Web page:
lua-users home
lua-l archive

[Date Prev][Date Next][Thread Prev][Thread Next] [Date Index] [Thread Index]

On Sep 3, 2010, at 2:43 AM, Jerome Vuarand wrote:

> The Lua syntax is very flexible. The above example can be written :
> button { 'foo', text = "Foo", x = 10, y = 20 }
> With a custom metatable on _G (__index = function(_, k) return k end),
> you could even have :
> button { foo, text = Foo, x = 10, y = 20 }
> And for something a little more advanced, you can use token filters,
> which stays simple enough to design, reuses the Lua parser as much as
> possible, and still directly gives you Lua objects.

I think periodically about doing this or related things when using Lua as a DSL. The problem is that when I have my view description embedded into the rest of my script -- a benefit when using Lua v having to maintain a separate file just for the view description -- I don't want this behavior elsewhere and in fact it interferes with lint checks for globals.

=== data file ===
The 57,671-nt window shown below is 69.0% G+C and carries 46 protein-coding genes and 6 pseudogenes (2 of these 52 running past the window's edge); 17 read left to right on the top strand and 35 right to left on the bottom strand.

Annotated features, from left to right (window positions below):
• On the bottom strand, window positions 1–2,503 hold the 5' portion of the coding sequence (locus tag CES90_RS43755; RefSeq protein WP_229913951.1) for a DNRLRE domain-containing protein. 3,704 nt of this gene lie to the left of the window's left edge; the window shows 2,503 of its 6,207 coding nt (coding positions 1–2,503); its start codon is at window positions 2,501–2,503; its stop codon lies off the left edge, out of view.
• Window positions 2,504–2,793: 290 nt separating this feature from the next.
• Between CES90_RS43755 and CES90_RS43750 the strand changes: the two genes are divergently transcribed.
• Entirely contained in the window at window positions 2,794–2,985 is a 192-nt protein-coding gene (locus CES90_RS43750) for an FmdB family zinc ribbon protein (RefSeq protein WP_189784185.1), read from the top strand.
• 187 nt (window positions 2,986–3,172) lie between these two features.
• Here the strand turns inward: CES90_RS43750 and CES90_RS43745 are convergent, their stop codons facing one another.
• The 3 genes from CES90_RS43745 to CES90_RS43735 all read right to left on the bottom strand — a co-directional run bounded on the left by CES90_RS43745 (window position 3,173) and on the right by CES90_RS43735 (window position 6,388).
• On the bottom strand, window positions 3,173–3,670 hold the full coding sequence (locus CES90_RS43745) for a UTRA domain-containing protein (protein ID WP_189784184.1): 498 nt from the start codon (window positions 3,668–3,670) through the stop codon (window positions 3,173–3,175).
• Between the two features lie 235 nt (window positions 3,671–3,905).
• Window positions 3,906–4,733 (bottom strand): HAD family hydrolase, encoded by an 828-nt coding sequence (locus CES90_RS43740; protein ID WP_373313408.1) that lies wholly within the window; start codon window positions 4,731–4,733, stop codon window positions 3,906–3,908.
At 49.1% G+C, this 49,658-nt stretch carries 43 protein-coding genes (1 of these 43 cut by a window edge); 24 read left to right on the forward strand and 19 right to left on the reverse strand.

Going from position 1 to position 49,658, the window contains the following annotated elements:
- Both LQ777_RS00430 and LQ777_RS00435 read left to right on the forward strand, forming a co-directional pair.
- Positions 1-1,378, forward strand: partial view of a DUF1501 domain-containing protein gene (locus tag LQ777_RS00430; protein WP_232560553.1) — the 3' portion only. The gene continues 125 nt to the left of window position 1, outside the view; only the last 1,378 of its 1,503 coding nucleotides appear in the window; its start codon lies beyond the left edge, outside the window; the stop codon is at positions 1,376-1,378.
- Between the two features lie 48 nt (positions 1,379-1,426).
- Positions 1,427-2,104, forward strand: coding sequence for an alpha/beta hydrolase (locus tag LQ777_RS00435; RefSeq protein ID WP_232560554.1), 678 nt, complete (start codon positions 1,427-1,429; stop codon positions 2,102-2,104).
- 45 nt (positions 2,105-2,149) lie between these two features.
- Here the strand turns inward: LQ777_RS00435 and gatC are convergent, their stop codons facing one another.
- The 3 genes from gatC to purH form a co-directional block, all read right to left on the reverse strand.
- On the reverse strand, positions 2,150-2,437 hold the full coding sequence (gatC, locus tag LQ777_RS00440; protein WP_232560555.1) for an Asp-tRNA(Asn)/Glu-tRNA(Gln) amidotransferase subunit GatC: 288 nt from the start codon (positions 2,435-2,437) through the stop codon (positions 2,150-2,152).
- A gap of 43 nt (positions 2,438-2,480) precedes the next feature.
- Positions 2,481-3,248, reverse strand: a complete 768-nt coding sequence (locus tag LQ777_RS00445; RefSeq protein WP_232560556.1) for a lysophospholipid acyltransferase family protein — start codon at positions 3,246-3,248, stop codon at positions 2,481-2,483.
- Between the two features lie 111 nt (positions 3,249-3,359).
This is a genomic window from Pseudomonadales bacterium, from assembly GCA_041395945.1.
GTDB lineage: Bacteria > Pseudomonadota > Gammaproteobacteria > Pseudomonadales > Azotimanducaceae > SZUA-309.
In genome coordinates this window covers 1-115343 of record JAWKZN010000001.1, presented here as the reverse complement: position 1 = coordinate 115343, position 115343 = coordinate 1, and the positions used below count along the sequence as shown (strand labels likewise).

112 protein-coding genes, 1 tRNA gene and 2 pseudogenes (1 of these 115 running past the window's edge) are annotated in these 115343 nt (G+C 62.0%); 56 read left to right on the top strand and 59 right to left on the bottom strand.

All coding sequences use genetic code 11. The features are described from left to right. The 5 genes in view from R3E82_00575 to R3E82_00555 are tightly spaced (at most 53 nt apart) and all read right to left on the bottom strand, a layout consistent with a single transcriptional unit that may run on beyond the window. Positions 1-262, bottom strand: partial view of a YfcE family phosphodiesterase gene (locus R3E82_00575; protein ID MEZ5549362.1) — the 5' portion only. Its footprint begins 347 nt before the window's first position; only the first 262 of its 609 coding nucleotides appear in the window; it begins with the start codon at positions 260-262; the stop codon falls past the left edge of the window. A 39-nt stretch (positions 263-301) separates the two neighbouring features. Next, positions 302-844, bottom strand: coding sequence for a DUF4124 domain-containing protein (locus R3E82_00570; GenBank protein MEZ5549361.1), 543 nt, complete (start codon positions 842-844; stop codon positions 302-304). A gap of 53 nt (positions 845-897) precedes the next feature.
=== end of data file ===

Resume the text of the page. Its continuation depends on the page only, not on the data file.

Thinking about this further, code written in this style expects to be run in a special environment. What if instead it were compiled in a special environment? The 5.2 approach to globals says that a global reference "foo" gets translated into "". The above logic says that a global reference "foo" gets translated into "'foo'". (That's not going to work very well with "button" above, by the way but a call metamethod on strings could take care of that.) A globals lint throws an error when asked to translate a global reference it doesn't understand.

These thoughts are far from complete and they play back into subjects like table scopes (, but it certainly feels like there is something trying to fight its way out to the surface here.